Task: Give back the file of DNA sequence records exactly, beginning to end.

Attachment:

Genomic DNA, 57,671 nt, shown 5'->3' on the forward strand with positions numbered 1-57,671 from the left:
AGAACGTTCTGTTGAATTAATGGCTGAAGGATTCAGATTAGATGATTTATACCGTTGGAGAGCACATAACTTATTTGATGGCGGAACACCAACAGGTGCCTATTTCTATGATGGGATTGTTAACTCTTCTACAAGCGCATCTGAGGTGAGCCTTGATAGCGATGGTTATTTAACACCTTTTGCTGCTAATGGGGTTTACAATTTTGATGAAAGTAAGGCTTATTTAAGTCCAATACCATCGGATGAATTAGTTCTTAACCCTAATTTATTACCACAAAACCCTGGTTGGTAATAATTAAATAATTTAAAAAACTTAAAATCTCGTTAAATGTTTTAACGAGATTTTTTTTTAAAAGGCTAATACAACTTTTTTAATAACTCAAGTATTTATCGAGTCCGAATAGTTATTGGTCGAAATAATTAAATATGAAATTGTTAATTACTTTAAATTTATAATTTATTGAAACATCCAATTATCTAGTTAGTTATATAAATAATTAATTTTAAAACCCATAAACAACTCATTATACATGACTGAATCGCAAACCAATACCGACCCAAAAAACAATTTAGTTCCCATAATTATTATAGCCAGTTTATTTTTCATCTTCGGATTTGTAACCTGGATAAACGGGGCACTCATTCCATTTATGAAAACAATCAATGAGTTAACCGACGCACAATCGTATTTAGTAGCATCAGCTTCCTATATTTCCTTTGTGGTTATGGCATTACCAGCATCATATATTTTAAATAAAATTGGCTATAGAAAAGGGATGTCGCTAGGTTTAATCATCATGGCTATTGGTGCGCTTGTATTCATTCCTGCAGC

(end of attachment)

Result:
Genomic DNA, 57,671 nt, shown 5'->3' on the forward strand with positions numbered 1-57,671 from the left:
AGAACGTTCTGTTGAATTAATGGCTGAAGGATTCAGATTAGATGATTTATACCGTTGGAGAGCACATAACTTATTTGATGGCGGAACACCAACAGGTGCCTATTTCTATGATGGGATTGTTAACTCTTCTACAAGCGCATCTGAGGTGAGCCTTGATAGCGATGGTTATTTAACACCTTTTGCTGCTAATGGGGTTTACAATTTTGATGAAAGTAAGGCTTATTTAAGTCCAATACCATCGGATGAATTAGTTCTTAACCCTAATTTATTACCACAAAACCCTGGTTGGTAATAATTAAATAATTTAAAAAACTTAAAATCTCGTTAAATGTTTTAACGAGATTTTTTTTTAAAAGGCTAATACAACTTTTTTAATAACTCAAGTATTTATCGAGTCCGAATAGTTATTGGTCGAAATAATTAAATATGAAATTGTTAATTACTTTAAATTTATAATTTATTGAAACATCCAATTATCTAGTTAGTTATATAAATAATTAATTTTAAAACCCATAAACAACTCATTATACATGACTGAATCGCAAACCAATACCGACCCAAAAAACAATTTAGTTCCCATAATTATTATAGCCAGTTTATTTTTCATCTTCGGATTTGTAACCTGGATAAACGGGGCACTCATTCCATTTATGAAAACAATCAATGAGTTAACCGACGCACAATCGTATTTAGTAGCATCAGCTTCCTATATTTCCTTTGTGGTTATGGCATTACCAGCATCATATATTTTAAATAAAATTGGCTATAGAAAAGGGATGTCGCTAGGTTTAATCATCATGGCTATTGGTGCGCTTGTATTCATTCCTGCAGC